Talk about the success of 2015’s musical Hamilton was inescapable for months and yet I don’t think I’ve heard a single song from it. I can safely say that I cannot comment on the quality or lack thereof of the acting of the people in the show. It’s also left me curious about seeing them in other roles as the original cast was lavished with awards for their ability. One of those actors, Daveed Diggs, has been racking up roles lately, but I had been underwhelmed with what I had seen him in as he was saddled with an insufferable role on Black-ish and his role in Tour de Pharmacy was minor and mostly physical in nature. Blindspotting, however, offered a chance however to see him not only in a lead role, but in a role that he had co-written and for a film he had co-produced. It was the ideal scenario for any actor.
I’ll admit that I went into this with feelings of dread. Despite being labeled as a comedy-drama, the trailer promised serious discussions of serious issues on how terrible it is to be a black man, especially a convicted felon, in the US. As a vital as that kind of films is, I get enough of a diet of those stories daily. Thankfully, the comedy is a significant part of the film, mostly in the form of jokes about gentrification. For the low hanging fruit of gentrification comedy, they are better than most, and the way that it works the discussion of it into the drama is mostly well done. Most importantly though, it keeps the story from ever getting too dark.
Written by Diggs and his childhood friend Rafael Casal (looking eerily like a young, tatted-up Josh Homme), the film is set in their childhood home of Oakland, currently in the process of being gentrified. Diggs’s character Collin has gotten out from doing a two-month bid in prison on a felony conviction and is nearing the end of his one-year probation. He’s determined not just to make it to the end of that year unscathed, but also move on with his life. Casal on the other hand plays his character (Miles) as someone who longs for the old Oakland before all the white people came in and started taking over the city. Miles is white. Collin’s path to moving forward is complicated by his association with Miles, who despite being supportive, is also an idiot, and by an incident in which he witnesses a white cop shoot a fleeing black man in the back.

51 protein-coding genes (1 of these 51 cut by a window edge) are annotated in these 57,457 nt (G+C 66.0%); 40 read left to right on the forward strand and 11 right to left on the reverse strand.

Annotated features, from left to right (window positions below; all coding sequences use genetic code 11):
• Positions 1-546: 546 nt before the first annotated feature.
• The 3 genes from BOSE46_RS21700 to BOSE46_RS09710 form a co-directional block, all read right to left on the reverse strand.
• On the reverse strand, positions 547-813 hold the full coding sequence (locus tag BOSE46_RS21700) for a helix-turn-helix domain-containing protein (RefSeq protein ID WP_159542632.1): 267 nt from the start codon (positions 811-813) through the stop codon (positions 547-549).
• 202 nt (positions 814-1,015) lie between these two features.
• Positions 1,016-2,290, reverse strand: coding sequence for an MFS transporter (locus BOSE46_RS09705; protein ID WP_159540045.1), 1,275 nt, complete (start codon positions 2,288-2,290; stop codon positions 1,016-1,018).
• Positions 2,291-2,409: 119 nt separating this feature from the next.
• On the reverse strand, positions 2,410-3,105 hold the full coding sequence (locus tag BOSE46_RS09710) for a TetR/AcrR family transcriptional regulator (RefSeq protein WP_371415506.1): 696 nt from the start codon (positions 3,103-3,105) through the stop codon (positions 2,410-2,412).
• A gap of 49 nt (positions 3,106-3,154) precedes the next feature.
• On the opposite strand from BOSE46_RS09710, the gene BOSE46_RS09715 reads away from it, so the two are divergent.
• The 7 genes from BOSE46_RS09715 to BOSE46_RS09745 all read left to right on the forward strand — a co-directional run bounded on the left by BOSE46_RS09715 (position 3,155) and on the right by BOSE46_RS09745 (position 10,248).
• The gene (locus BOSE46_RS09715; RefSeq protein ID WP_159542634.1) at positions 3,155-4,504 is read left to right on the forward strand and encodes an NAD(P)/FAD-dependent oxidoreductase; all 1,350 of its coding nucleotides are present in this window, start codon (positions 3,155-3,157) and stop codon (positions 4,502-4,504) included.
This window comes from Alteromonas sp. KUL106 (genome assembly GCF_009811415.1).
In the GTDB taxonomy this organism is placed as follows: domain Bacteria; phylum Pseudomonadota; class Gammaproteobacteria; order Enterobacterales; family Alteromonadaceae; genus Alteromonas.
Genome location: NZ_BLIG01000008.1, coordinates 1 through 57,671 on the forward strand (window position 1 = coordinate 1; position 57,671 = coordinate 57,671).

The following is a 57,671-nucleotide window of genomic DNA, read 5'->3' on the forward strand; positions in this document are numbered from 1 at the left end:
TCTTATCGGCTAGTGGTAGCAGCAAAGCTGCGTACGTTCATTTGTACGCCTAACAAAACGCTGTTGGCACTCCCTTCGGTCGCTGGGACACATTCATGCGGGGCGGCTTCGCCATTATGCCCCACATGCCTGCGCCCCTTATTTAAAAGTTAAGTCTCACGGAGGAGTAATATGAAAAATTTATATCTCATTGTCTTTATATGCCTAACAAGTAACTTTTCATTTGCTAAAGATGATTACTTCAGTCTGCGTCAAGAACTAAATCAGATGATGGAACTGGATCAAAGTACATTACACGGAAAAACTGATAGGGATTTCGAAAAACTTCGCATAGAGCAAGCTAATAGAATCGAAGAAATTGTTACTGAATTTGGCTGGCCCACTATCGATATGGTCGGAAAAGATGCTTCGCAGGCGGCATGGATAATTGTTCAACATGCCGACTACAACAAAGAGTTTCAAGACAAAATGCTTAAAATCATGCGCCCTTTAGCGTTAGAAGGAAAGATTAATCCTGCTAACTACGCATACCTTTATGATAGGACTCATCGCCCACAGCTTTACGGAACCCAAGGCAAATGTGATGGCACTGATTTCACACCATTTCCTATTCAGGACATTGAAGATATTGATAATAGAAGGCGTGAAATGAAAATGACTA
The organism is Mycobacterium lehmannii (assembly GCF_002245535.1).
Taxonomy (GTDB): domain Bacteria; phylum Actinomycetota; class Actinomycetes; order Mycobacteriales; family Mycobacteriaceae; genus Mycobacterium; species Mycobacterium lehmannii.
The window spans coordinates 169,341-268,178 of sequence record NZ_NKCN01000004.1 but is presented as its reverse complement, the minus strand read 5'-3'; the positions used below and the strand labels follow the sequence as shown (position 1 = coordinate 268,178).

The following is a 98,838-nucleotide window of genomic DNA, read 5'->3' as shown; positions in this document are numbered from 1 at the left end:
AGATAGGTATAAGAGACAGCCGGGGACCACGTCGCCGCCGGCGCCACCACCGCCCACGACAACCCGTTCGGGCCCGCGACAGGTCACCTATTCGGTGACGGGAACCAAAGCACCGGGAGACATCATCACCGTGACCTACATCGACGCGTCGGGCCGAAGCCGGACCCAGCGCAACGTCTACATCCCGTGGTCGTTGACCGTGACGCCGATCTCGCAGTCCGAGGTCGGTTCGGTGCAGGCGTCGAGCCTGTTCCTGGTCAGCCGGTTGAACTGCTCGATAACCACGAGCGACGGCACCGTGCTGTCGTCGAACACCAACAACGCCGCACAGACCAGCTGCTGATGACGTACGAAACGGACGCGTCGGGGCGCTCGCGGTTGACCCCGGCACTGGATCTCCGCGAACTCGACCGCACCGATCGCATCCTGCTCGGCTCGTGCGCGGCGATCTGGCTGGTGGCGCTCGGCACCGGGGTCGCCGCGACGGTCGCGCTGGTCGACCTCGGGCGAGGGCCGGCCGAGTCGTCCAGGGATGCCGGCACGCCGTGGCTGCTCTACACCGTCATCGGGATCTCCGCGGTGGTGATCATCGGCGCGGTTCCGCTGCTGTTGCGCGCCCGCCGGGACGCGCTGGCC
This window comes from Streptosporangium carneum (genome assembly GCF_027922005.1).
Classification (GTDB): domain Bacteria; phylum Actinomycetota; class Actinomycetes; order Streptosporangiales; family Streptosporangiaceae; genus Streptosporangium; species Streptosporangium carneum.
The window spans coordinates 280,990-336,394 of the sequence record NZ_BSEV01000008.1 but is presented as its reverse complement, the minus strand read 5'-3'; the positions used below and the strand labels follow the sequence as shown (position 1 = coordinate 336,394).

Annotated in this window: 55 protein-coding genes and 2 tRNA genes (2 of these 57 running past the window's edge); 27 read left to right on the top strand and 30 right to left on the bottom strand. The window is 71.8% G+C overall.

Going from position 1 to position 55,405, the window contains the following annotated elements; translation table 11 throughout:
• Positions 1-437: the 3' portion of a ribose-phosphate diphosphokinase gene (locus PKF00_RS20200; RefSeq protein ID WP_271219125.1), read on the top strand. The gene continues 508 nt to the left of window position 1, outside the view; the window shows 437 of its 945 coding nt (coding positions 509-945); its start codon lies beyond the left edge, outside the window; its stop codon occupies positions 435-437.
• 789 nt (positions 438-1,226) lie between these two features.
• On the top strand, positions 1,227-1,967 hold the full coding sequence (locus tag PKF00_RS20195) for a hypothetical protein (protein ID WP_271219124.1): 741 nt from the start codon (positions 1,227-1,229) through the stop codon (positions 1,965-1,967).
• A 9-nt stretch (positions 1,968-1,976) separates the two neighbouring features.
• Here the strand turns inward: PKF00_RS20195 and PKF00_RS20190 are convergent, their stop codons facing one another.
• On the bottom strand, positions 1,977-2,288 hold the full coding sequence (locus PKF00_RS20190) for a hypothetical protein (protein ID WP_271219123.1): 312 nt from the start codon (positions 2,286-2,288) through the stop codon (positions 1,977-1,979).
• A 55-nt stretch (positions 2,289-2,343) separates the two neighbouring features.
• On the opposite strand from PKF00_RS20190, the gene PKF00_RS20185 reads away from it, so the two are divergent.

Once again, I have to reiterate, that this is not as deathly serious a movie as this sounds, with comparisons to early Spike Lee (namely Do the Right Thing) in approach being apt in the way it weaves the two types of scenes together. Even more so than Lee, the movie is fills itself with stylistic flourishes especially in the way that witnessing the shooting haunts Miles. Some of these are a bit much, but first-time director Carlos López Estrada (it’s always the first-time directors who want to show off all the film tricks they know) does have a flair for them and they do effectively take us inside Collin’s head. Other stylistic devices like Collin’s proclivity for rapping out on the nose bars about the situation are less effective. In fact, it’s a problem the film like so many of its ilk has as the dialogue trades subtlety for directly discussing the issues.
The central performances both very strong. Diggs holds down the film at the center and able to handle the wide range the role requires; the joking, the fear, the anger, the thoughtfulness. You’d never guess this was Casal’s first film role though as he takes what should be an insufferable parody of a character that you just want Collin to get rid of and makes him compelling and human. They have such great and natural chemistry with each other, one that also extends to Miles’s wife as played by Hamilton‘s Jasmine Cephas Jones, that enlivens every scene they share together.
Blindspotting is visually ambitious and ambitious in the way it wants to tackle race and gentrification. It doesn’t always do so gracefully or successfully, but it’s heart is in the right place with its message. Regardless, it’s another welcome presence in the world alongside films like Dope and Sorry to Bother You which prove that you can tell tales of modern city life and the perceptions of race without the film becoming an exercise in misery.